I am a 5th generation Californian. My Grandmother (who has passed away) was in the 1906 San Francisco Earthquake as a young girl and was one of few women who attended Berkeley (University of California at Berkeley) in the 1910’s. I was born and raised in Southern California. This was before it was one big concrete jungle. We had fields to pay in and went sailing quite a bit. My family moved to Evergreen, Colorado when I was in the 9th grade. Evergreen is a small town in the mountains of Colorado about a half hour west of Denver. The nearest paved road was miles from our house. Quite a change from Southern California.
While always an outstanding student in elementary school and junior high, I did ok in high school. I was bored and didn’t always go to class. I worked in construction starting at 16 and always worked after school and holidays. I started as a laborer and worked up over the years to framing houses and doing most everything short of electrical and plumbing. During one of the economic downturns, the company got down to just the owner of the construction company and myself. We did mostly remodels and fixing fire damage. For a while, I thought I would just do this type of work the rest of my life.
One freezing Christmas holiday I was helping frame a house (making the wood walls that go on the foundation). I don’t think it got much above zero degrees that day. It was so cold that the metal nails would stick to my fingers when I touched them. I thought this is crazy. I don’t want to spend the rest of my life doing this. I had also seen co-workers seriously injured and almost loose fingers with the saws.
I decided it was time to get serious. I actually opened a book and studied. I received straight A’s that last semester. I continued to study hard during college, although I was not really sure what I wanted to do. I liked people and I liked helping people. At first, I thought I would become a psychologist later changing my major to teaching school. I spent half a year as an Exchange Student in Japan. I learned a lot about the world and life in general.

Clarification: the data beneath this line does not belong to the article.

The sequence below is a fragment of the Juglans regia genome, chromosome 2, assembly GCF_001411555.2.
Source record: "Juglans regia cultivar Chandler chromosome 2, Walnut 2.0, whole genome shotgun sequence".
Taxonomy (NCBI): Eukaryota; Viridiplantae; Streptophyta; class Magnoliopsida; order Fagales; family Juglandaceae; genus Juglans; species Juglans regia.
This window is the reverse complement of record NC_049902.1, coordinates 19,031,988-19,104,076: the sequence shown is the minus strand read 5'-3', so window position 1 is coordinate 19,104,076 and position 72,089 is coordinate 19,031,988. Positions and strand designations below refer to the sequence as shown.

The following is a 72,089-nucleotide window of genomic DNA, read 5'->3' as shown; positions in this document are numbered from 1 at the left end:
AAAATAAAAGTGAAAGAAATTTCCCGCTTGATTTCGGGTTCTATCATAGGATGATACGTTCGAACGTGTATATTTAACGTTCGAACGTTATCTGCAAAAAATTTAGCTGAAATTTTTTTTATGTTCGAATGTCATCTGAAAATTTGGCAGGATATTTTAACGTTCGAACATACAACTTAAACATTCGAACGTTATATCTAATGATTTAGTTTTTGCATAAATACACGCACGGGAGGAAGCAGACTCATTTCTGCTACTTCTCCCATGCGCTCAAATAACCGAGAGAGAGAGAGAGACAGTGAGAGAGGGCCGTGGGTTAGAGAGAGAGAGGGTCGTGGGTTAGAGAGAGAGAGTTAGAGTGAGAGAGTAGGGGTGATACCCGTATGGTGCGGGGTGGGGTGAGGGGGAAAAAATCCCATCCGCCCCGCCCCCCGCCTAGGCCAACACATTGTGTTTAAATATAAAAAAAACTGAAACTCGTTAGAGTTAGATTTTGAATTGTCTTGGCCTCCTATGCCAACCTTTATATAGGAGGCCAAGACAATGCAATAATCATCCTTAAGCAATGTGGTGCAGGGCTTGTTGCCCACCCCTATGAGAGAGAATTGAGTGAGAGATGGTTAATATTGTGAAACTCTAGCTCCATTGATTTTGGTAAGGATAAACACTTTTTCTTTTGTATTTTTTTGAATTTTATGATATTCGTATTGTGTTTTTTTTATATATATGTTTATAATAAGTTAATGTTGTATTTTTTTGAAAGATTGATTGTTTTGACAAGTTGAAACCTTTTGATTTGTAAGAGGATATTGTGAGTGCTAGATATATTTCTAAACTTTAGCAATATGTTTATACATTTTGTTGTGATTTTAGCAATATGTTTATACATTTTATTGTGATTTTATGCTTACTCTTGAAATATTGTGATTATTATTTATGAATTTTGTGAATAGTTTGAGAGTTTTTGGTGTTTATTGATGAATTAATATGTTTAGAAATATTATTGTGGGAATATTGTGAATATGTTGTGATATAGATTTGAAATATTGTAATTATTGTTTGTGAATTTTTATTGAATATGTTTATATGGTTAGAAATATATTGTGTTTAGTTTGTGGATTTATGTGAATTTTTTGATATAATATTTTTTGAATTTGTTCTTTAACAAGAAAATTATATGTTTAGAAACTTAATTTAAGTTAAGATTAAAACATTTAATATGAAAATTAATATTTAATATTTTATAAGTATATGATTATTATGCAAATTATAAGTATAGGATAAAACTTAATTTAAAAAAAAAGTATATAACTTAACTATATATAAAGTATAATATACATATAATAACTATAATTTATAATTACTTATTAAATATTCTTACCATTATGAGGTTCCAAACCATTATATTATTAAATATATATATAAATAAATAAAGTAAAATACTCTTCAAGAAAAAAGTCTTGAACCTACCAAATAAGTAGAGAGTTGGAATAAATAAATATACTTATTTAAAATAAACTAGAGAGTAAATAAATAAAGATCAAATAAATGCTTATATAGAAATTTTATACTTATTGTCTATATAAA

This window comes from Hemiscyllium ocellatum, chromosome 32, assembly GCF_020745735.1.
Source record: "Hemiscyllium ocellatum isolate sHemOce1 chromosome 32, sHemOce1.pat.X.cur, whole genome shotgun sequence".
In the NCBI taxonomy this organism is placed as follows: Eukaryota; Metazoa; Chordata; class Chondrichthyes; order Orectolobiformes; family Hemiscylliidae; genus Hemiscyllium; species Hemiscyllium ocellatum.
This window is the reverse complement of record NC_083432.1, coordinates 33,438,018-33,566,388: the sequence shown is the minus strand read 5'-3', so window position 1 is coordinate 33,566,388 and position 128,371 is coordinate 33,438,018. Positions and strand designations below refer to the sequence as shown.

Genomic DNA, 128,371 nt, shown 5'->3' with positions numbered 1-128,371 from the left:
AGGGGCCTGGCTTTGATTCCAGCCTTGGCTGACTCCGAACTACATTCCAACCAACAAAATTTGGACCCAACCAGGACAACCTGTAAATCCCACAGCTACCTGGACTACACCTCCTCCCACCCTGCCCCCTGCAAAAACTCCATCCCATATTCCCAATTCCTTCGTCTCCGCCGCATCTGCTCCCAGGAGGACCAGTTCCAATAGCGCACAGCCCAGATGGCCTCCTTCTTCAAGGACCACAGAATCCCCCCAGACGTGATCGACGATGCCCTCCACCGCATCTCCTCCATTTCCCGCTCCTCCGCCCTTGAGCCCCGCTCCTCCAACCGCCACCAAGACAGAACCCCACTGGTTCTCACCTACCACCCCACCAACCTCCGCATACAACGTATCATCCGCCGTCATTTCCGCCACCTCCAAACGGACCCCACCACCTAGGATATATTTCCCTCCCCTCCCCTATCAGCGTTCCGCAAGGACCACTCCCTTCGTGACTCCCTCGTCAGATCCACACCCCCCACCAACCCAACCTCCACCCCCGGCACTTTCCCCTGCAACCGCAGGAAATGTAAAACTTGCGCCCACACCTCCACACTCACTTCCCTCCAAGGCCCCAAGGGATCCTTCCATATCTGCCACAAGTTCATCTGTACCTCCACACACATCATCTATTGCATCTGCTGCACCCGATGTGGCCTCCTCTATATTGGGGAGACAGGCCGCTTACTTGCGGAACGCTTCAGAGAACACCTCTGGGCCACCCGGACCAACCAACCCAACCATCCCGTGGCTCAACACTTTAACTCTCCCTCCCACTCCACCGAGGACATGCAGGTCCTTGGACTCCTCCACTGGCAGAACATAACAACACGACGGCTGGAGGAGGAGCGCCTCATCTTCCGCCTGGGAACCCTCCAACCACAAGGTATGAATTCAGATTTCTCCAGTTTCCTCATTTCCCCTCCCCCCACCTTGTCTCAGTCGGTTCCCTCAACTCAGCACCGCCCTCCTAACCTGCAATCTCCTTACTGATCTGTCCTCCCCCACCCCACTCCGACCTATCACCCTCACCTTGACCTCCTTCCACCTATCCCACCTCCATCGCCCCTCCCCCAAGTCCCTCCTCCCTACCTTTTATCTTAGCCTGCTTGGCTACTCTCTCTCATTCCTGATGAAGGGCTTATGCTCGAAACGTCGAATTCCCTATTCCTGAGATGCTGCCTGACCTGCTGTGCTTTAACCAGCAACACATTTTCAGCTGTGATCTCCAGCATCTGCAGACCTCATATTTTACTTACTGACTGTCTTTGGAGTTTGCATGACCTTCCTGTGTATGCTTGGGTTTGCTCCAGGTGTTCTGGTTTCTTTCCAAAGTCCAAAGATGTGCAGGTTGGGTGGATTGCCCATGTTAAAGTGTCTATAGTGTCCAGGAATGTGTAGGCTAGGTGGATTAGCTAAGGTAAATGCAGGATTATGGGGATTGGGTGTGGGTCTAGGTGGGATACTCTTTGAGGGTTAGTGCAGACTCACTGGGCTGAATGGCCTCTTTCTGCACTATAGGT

I was fortunate to have maintained outstanding grades during my first four years of college so that I could change to pre-med my senior year. I applied to various medical schools and was fortunate to get into Baylor College of Medicine in Houston, Texas. It was not easy to get into an out of state school, but I had done well on my MCAT’s (national entrance exam for medical school) and I guess did ok on my in-person interview’s. I was so excited and honored to get into Baylor. It was one of the best medical schools in the country and was one of the largest medical centers in the country with outstanding surgeons. There were about 4,500 hospital beds at the hospitals associated with Baylor and the world famous heart surgeons and pioneer’s Drs. Michael DeBakey and Denton Coley in addition to many other surgeons and physicians. One surgeon/physician that I would eventually meet and work with was Dr. Robert Franklin, one of the grandfathers of endometriosis.
Dr. Franklin is an amazing surgeon, physician and human being who demonstrates the kind of compassion for his patients that is so rare in physicians. He is truly a gentleman and scholar. My time with him would profoundly change my life and the patients that I treat. At that point in my life, I remember thinking “It is time to make a significant change in my plans for my future”.